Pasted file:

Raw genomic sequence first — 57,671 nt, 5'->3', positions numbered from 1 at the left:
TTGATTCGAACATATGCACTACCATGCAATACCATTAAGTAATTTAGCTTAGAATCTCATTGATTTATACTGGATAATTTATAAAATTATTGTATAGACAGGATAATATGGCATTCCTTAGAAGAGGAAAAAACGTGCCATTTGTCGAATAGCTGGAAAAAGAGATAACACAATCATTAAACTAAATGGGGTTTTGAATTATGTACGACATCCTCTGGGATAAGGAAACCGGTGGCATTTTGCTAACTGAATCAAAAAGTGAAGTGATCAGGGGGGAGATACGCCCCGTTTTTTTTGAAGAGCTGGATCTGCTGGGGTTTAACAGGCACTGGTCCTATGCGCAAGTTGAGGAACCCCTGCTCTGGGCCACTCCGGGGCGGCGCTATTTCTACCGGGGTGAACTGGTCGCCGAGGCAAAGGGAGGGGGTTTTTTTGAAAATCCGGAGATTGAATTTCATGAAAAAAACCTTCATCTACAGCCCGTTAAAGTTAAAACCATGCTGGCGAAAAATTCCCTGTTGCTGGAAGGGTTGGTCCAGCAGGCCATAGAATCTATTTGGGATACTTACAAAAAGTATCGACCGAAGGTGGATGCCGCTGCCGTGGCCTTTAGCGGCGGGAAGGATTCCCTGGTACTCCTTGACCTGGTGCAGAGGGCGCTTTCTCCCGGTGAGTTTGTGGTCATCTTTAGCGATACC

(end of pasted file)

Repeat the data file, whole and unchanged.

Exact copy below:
Raw genomic sequence first — 57,671 nt, 5'->3', positions numbered from 1 at the left:
TTGATTCGAACATATGCACTACCATGCAATACCATTAAGTAATTTAGCTTAGAATCTCATTGATTTATACTGGATAATTTATAAAATTATTGTATAGACAGGATAATATGGCATTCCTTAGAAGAGGAAAAAACGTGCCATTTGTCGAATAGCTGGAAAAAGAGATAACACAATCATTAAACTAAATGGGGTTTTGAATTATGTACGACATCCTCTGGGATAAGGAAACCGGTGGCATTTTGCTAACTGAATCAAAAAGTGAAGTGATCAGGGGGGAGATACGCCCCGTTTTTTTTGAAGAGCTGGATCTGCTGGGGTTTAACAGGCACTGGTCCTATGCGCAAGTTGAGGAACCCCTGCTCTGGGCCACTCCGGGGCGGCGCTATTTCTACCGGGGTGAACTGGTCGCCGAGGCAAAGGGAGGGGGTTTTTTTGAAAATCCGGAGATTGAATTTCATGAAAAAAACCTTCATCTACAGCCCGTTAAAGTTAAAACCATGCTGGCGAAAAATTCCCTGTTGCTGGAAGGGTTGGTCCAGCAGGCCATAGAATCTATTTGGGATACTTACAAAAAGTATCGACCGAAGGTGGATGCCGCTGCCGTGGCCTTTAGCGGCGGGAAGGATTCCCTGGTACTCCTTGACCTGGTGCAGAGGGCGCTTTCTCCCGGTGAGTTTGTGGTCATCTTTAGCGATACC